September 22, 2022
Although independent schools enjoy the autonomy to shape their own curricula, policies, and practices and to govern themselves free from federal and state oversight, that autonomy is constrained by a long history of being held hostage by college admissions offices, which establish the criteria for admission, and, as a result, by parents who pay a small fortune specifically to get their kids into the most reputable of those colleges. What is the point of autonomy if you can’t use it? Why hasn’t NAIS moved independent schools beyond the image of launching pads for higher education?
NAIS markets itself to parents with claims that independent schools are “special” because they are “independent in the truest sense of the word.” “Each independent school is driven by its own unique philosophy, values, and approach to teaching,” which theoretically gives us “the freedom to create educational experiences that meet each child’s needs.”
Not in my experience.
Colleges want all their applicants to meet the traditional graduation requirements: four years of English, three years of science, etc. Secondary schools are constricted by intense college pressure to ensure that students build resumes on this base and add as many AP and honors courses as possible. These are the measures of rigor, a word that the most competitive schools have adopted to reinforce selectivity, ensuring that applicants successfully complete the most “difficult” courses offered by their school.
Yet for over two decades, researchers have provided educators with increasing insights into how people learn, insights that suggest a need to rethink our philosophies, values, and approaches and develop new goals and new structures. Take just two of these. Thomas Armstrong (The American Institute for Learning and Development): “[W]e ought to accept the fact that there is no normal brain or mind.” Antonio Damasio (University of Southern California): “Emotion is the rudder for thinking.”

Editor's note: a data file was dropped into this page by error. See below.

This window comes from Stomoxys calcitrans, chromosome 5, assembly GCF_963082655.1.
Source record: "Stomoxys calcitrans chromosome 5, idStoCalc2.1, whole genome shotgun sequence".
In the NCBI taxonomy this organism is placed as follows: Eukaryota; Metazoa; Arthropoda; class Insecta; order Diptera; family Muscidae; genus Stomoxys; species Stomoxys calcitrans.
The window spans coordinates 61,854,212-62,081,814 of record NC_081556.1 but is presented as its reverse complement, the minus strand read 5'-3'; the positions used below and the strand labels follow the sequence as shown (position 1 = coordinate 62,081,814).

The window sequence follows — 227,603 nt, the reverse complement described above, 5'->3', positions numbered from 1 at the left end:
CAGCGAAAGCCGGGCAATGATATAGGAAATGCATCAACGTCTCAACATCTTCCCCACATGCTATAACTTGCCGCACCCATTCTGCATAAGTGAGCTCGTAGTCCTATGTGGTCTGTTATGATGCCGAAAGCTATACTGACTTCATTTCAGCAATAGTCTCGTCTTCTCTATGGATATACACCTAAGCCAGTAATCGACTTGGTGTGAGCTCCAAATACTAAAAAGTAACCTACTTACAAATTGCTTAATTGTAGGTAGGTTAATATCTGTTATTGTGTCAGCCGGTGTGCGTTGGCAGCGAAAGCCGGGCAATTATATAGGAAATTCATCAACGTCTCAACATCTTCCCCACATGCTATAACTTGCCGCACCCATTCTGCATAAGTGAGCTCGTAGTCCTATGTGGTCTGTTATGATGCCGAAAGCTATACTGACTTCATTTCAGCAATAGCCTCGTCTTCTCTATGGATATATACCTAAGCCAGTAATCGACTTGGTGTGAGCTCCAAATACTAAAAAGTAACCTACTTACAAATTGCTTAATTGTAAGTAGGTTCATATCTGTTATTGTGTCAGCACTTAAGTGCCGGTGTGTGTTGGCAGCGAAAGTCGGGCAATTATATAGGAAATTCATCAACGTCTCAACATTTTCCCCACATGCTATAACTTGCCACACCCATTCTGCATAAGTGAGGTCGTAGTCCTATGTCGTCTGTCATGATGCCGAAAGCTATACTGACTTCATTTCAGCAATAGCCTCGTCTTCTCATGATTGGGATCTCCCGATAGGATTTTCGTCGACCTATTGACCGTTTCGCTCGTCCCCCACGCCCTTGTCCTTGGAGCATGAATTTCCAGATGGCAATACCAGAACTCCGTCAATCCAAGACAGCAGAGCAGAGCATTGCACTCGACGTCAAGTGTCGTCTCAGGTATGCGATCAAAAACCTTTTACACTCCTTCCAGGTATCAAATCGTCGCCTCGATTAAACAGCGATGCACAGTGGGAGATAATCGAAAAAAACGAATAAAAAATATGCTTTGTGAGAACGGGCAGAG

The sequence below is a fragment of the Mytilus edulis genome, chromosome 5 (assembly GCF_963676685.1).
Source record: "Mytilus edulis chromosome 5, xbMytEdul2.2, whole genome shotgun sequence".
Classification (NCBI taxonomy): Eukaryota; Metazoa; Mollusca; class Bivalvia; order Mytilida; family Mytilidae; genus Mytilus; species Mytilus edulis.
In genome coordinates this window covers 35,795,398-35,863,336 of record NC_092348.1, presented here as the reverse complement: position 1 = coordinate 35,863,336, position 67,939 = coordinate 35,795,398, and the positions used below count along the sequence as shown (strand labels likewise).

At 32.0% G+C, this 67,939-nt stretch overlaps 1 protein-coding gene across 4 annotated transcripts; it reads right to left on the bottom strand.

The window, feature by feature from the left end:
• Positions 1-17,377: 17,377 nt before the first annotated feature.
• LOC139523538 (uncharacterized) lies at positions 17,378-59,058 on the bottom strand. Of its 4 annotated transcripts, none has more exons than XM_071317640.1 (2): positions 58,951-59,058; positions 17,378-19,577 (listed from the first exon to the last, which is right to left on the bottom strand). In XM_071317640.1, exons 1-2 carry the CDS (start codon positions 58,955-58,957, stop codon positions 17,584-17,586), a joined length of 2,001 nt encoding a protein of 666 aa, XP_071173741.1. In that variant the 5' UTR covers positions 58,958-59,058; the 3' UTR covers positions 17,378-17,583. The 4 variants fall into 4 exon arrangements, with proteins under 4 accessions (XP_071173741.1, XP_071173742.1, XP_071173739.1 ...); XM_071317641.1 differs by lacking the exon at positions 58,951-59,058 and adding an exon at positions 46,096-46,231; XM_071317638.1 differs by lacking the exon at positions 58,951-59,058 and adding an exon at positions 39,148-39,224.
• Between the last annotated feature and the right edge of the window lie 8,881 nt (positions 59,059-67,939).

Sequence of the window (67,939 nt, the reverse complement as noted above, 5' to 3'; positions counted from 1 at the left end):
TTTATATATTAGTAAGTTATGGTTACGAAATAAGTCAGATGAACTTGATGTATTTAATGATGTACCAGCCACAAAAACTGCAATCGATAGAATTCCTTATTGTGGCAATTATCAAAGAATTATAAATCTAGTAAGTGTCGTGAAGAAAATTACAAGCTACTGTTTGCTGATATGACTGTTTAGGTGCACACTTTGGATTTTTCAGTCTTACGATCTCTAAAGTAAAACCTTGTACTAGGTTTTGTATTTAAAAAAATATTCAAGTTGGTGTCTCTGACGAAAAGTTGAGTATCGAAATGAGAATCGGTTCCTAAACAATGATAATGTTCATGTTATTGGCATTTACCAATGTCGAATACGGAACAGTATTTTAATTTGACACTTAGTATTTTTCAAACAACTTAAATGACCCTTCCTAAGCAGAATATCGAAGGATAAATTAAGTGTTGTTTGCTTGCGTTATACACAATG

A deeper exploration of these ideas can rather quickly lead to such heresies as scrapping the traditional one-size-fits-all approach to graduation requirements, course curricula, expectations, concepts of rigor, daily schedules, course loads, and assessments. But our schools lack the freedom to do so. Bottom line: College admissions prevent our creating “educational experiences that meet each child’s needs.” The traditional model of schooling doesn’t recognize each child as having different needs, except, perhaps, for those with diagnosed learning disabilities or who lag so far behind their peers that they require interventions from specialists.
In my experience, even the most modest challenge to the status quo triggers massive resistance from colleges and parents. My former school initiated two changes: a voluntary school-within-the-school that provided an alternative, self-directed path to a diploma by waiving the standard departmental requirements; and, for all ninth graders, a new curriculum that integrated history, English, the arts, and science, emphasizing the skills of reading, writing, reasoning, speaking and listening, rather than the usual subject-specific facts of the departmental curricula in those areas. The goal of these initiatives was to give students more agency to follow their own interests and genuine questions. We hoped to deepen their engagement in their studies. During the existence of these programs, we spent countless hours every year explaining them to colleges and parents. Even our own college counseling office was unhappy because the director knew from experience that these sorts of changes could create a competitive disadvantage for the participating students.